I’m starting a new job soon (yes! A real job!), and boy am I feeling that anxiety. Everyone gets those nervous and anxious feelings about any big new step in their life, right? But here I am feeling double the anxiety and nerves, since I’m just a generally anxious person to begin with. All I can think is ‘I really hope I can do this’ and ‘I wonder how long I’m gonna last this time’. Cause let’s face it, I’m a chronic job quitter. Do you know someone like this? Lasts about a few months to maybe a year, then quits and moves on to something else. That’s me. For me, it’s not because the job itself gets difficult. It’s either it gets too monotonous and I get bored with the routine, or I get really fed up with the environment and my coworkers and it starts affecting my mental health.
I have this worksheet stuck up on my fridge and I thought I’d share this with you all, since it helps me to check myself throughout the day.
It’s called the “Unhelpful Thinking Styles / Cognitive Distortions” worksheet. Continue reading
I’m sure you’ve heard mental illness success stories. I mean, who hasn’t? Someone overcame severe depression, wrote an account of it, and we’re all here feeling happy for them, right? Someone speaks out on how terrible anxiety is, and we all feel sympathetic towards them, right? And that’s all well and good, but I wanna talk about something else today. I wanna talk about the people still struggling through their illnesses. The people like me and so many others who have to hear things like,
“You’ll get over it! I was reading about this woman who struggled for years but she’s fine now!”
“Why don’t you try this medication I’ve heard of? It worked for this guy I know!”
“You should get out more and meet people, or even meditate or exercise! I’ve heard that works.”
“You shouldn’t be on medication; you need to do cognitive therapy. That’s way better.”
Listen folks, none of these things are tried and true. None of these ‘solutions’ are guaranteed to work for every single person dealing with mental illness. And please don’t push someone else’s success story in my face.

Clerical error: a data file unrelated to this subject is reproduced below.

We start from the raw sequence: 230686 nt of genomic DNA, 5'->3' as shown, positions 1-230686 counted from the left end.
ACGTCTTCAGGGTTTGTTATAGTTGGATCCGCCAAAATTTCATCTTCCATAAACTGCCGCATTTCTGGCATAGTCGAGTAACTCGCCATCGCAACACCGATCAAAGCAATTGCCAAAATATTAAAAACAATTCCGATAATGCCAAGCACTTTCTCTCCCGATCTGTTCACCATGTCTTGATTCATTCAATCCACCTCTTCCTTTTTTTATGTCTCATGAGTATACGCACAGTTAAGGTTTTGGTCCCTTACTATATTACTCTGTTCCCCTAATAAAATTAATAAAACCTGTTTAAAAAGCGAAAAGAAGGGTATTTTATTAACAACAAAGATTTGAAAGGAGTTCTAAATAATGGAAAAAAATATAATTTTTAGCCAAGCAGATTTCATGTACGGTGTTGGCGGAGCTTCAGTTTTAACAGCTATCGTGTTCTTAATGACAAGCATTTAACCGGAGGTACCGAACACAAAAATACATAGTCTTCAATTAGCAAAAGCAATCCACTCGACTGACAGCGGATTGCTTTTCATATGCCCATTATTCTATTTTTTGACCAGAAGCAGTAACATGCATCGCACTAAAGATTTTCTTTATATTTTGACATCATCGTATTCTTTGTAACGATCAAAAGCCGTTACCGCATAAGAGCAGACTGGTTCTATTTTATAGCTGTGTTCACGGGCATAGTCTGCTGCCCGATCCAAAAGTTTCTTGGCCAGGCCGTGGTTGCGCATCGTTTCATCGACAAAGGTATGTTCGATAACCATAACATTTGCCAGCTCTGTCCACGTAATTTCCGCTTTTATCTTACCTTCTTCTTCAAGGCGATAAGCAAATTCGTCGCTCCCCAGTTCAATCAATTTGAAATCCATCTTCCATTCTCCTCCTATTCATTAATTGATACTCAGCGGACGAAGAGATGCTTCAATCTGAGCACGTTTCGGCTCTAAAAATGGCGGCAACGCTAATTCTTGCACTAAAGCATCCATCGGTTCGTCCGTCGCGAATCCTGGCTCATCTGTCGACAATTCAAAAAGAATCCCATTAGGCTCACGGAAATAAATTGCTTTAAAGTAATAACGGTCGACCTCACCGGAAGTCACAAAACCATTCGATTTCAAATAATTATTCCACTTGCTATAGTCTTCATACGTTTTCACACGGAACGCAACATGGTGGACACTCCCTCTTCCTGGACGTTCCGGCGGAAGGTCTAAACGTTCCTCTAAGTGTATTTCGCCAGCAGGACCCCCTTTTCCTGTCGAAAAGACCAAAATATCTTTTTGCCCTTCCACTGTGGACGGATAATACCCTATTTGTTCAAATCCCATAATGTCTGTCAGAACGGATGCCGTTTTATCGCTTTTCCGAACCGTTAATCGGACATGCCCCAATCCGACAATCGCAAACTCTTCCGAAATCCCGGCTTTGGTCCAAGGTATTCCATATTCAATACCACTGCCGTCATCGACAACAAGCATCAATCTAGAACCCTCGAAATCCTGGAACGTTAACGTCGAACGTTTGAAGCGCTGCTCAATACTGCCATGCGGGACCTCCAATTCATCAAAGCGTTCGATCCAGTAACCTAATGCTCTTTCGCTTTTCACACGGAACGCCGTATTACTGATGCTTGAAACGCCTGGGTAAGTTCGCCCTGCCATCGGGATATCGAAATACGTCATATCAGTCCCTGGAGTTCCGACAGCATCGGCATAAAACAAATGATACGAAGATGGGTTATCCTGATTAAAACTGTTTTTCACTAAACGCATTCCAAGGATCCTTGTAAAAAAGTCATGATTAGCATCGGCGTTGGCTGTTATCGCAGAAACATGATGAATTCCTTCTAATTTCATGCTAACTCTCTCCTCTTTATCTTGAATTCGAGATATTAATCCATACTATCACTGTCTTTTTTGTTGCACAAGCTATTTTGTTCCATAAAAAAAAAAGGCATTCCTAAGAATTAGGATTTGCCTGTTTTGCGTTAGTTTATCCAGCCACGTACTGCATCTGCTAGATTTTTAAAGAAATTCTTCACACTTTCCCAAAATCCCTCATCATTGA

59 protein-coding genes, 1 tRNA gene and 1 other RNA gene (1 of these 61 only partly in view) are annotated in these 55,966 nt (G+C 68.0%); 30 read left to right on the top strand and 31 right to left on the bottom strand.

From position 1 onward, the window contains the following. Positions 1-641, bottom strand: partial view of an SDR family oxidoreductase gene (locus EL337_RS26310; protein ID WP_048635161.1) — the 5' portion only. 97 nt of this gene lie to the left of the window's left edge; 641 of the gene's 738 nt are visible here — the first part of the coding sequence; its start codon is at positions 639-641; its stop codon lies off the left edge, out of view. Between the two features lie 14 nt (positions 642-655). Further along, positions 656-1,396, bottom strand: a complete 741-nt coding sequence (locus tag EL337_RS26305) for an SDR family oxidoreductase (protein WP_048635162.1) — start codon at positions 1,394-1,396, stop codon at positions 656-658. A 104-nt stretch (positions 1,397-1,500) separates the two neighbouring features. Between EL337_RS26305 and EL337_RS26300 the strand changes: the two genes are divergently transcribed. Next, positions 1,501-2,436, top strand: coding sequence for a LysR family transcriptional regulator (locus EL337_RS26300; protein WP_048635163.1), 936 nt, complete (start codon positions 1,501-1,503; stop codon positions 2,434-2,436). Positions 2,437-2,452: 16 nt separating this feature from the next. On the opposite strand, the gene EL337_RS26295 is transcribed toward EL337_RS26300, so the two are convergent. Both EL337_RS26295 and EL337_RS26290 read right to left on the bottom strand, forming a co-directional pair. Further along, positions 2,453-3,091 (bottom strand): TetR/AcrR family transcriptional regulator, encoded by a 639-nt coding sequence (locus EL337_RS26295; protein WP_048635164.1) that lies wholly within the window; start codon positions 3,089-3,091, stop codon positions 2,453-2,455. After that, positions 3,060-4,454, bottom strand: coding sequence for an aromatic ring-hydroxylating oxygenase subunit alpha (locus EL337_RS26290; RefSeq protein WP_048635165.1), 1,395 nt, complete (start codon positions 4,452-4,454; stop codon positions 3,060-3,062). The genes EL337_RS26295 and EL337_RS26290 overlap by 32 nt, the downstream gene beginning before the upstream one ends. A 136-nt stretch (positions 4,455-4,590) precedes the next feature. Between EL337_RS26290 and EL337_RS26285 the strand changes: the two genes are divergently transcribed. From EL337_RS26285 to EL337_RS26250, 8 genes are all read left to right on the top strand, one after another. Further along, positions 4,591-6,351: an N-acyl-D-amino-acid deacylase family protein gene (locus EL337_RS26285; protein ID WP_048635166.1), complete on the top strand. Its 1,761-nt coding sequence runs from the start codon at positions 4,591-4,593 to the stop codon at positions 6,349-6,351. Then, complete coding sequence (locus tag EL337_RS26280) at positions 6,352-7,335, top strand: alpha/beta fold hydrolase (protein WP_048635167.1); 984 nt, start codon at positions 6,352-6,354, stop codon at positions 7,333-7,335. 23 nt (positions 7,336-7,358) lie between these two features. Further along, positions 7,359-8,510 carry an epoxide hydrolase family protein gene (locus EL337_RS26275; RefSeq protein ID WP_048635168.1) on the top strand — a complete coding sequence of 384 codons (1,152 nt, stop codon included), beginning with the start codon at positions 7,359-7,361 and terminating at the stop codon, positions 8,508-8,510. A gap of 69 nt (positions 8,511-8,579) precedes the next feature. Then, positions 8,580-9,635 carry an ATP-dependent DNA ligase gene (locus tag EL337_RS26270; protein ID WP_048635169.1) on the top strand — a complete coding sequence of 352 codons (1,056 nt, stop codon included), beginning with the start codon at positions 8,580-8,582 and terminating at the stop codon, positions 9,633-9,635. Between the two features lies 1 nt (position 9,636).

Something happened to me recently. I got angry. I followed the news. I listened to the Minister of Education speak. I did some research on mental health. I posted some questions on social media about primary and secondary school education. I got very angry.
Let me tell you a little about me. I am 25 years old. I have been struggling with depression and anxiety for over 15 years. When I was younger, there was no one I could go to or confide in. When I finally moved out of my parents’ house at 21 years old, I started going to therapy and was diagnosed with 4 mental illnesses. I started medication and cognitive behavioural therapy.
I wish someone had told me as a child, that what I was feeling was okay and that I was not alone. I wish someone had spoken to me about depression and abuse. I wish someone had openly talked to me about self harm. I wish I could be the one to jump into a time machine and go back to little Julie and take care of her. But alas, I cannot. What I can do, however, is make sure no other kids and teens have to suffer in silence like I did for so long.
Last night, I had the pleasure of attending the last showing of “Takdir: the greatest true love story of Indian Arrival”, a play written and directed by Victor Edwards and researched by Shamshu Deen. It was a wonderful experience. The play itself was beautifully written and directed, the actors were brilliant, the set design was amazing, and the music was breathtaking. Continue reading
You know, I truly believe this is a beautiful country I live in. I really do appreciate how lovely our flora and fauna is. We have beautiful beaches, forests, waterfalls, rivers, and other wonderful natural sights. I wish I could say that that’s enough to make me love this place. What ruins it for me, is the people. The government, the entire society, and what has become the modern culture. Rampant murder, corruption, sexism, racism, homophobia, stigma and discrimination of mental health and its related issues, (to name a few things). I’m not saying that every other country is perfect. I’m just saying there’s nothing to be patriotic about. I wish I could enjoy our beaches and waterfalls, but everything is always covered in disgusting litter. I wish the citizens would help each other, but the segregation is ridiculous. Continue reading
Trigger Warning: This post discusses abuse and mental illness, and self-harm.
Today I am celebrating my 4 year anniversary of being kicked out of my parents’ house. I usually don’t say that to people, though. I usually say, “Today is the anniversary of me leaving home and living on my own!” and that’s met with many light-hearted congratulations. But it really doesn’t reflect on what I feel about the day. What I wish I could say is, “Today is the anniversary of me getting out of a very prolonged, violently abusive relationship with my father, and an equally long mentally and emotionally abusive relationship with my mother. It’s the day I legitimately almost died, and proceeded to spend a lot of time in and out of police stations, hospitals and was the beginning of many therapy meetings.” And what I wish people would say to me is, “I’m proud of you. I’m glad you’re still here.”